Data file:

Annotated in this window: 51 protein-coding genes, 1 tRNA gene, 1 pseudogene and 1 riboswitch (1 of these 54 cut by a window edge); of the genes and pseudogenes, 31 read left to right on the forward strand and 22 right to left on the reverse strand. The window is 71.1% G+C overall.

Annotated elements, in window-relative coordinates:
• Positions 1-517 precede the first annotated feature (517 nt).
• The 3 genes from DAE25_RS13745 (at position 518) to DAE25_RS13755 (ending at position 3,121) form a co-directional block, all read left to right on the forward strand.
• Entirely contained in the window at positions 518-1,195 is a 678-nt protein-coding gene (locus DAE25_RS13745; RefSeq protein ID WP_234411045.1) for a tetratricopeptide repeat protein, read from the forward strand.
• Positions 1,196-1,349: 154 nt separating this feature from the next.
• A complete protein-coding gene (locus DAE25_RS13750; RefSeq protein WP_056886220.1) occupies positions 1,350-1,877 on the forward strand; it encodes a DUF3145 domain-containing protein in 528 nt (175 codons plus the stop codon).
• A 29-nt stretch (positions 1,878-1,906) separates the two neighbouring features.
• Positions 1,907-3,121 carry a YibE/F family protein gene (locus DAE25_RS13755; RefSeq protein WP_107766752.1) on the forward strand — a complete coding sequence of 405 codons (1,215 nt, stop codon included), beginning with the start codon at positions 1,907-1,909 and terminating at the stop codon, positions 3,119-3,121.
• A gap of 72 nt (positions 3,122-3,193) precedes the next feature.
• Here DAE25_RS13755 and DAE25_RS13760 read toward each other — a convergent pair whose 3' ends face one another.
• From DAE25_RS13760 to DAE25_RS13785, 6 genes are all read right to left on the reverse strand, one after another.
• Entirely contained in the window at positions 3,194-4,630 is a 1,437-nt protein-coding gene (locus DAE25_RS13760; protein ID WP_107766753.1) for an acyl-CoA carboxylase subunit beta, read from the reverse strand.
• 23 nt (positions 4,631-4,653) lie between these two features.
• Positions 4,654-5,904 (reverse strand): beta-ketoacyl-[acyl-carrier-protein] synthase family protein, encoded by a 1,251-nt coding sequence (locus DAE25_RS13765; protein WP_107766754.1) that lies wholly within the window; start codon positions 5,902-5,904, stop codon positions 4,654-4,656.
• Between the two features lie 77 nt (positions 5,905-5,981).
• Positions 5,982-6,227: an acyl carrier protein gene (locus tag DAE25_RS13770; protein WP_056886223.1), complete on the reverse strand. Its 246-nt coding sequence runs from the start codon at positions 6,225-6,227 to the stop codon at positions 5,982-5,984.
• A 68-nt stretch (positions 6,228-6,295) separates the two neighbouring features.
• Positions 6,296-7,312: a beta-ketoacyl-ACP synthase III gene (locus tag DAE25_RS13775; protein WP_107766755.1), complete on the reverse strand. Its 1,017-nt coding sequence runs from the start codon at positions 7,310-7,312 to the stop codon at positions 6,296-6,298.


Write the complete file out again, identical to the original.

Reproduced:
Annotated in this window: 51 protein-coding genes, 1 tRNA gene, 1 pseudogene and 1 riboswitch (1 of these 54 cut by a window edge); of the genes and pseudogenes, 31 read left to right on the forward strand and 22 right to left on the reverse strand. The window is 71.1% G+C overall.

Annotated elements, in window-relative coordinates:
• Positions 1-517 precede the first annotated feature (517 nt).
• The 3 genes from DAE25_RS13745 (at position 518) to DAE25_RS13755 (ending at position 3,121) form a co-directional block, all read left to right on the forward strand.
• Entirely contained in the window at positions 518-1,195 is a 678-nt protein-coding gene (locus DAE25_RS13745; RefSeq protein ID WP_234411045.1) for a tetratricopeptide repeat protein, read from the forward strand.
• Positions 1,196-1,349: 154 nt separating this feature from the next.
• A complete protein-coding gene (locus DAE25_RS13750; RefSeq protein WP_056886220.1) occupies positions 1,350-1,877 on the forward strand; it encodes a DUF3145 domain-containing protein in 528 nt (175 codons plus the stop codon).
• A 29-nt stretch (positions 1,878-1,906) separates the two neighbouring features.
• Positions 1,907-3,121 carry a YibE/F family protein gene (locus DAE25_RS13755; RefSeq protein WP_107766752.1) on the forward strand — a complete coding sequence of 405 codons (1,215 nt, stop codon included), beginning with the start codon at positions 1,907-1,909 and terminating at the stop codon, positions 3,119-3,121.
• A gap of 72 nt (positions 3,122-3,193) precedes the next feature.
• Here DAE25_RS13755 and DAE25_RS13760 read toward each other — a convergent pair whose 3' ends face one another.
• From DAE25_RS13760 to DAE25_RS13785, 6 genes are all read right to left on the reverse strand, one after another.
• Entirely contained in the window at positions 3,194-4,630 is a 1,437-nt protein-coding gene (locus DAE25_RS13760; protein ID WP_107766753.1) for an acyl-CoA carboxylase subunit beta, read from the reverse strand.
• 23 nt (positions 4,631-4,653) lie between these two features.
• Positions 4,654-5,904 (reverse strand): beta-ketoacyl-[acyl-carrier-protein] synthase family protein, encoded by a 1,251-nt coding sequence (locus DAE25_RS13765; protein WP_107766754.1) that lies wholly within the window; start codon positions 5,902-5,904, stop codon positions 4,654-4,656.
• Between the two features lie 77 nt (positions 5,905-5,981).
• Positions 5,982-6,227: an acyl carrier protein gene (locus tag DAE25_RS13770; protein WP_056886223.1), complete on the reverse strand. Its 246-nt coding sequence runs from the start codon at positions 6,225-6,227 to the stop codon at positions 5,982-5,984.
• A 68-nt stretch (positions 6,228-6,295) separates the two neighbouring features.
• Positions 6,296-7,312: a beta-ketoacyl-ACP synthase III gene (locus tag DAE25_RS13775; protein WP_107766755.1), complete on the reverse strand. Its 1,017-nt coding sequence runs from the start codon at positions 7,310-7,312 to the stop codon at positions 6,296-6,298.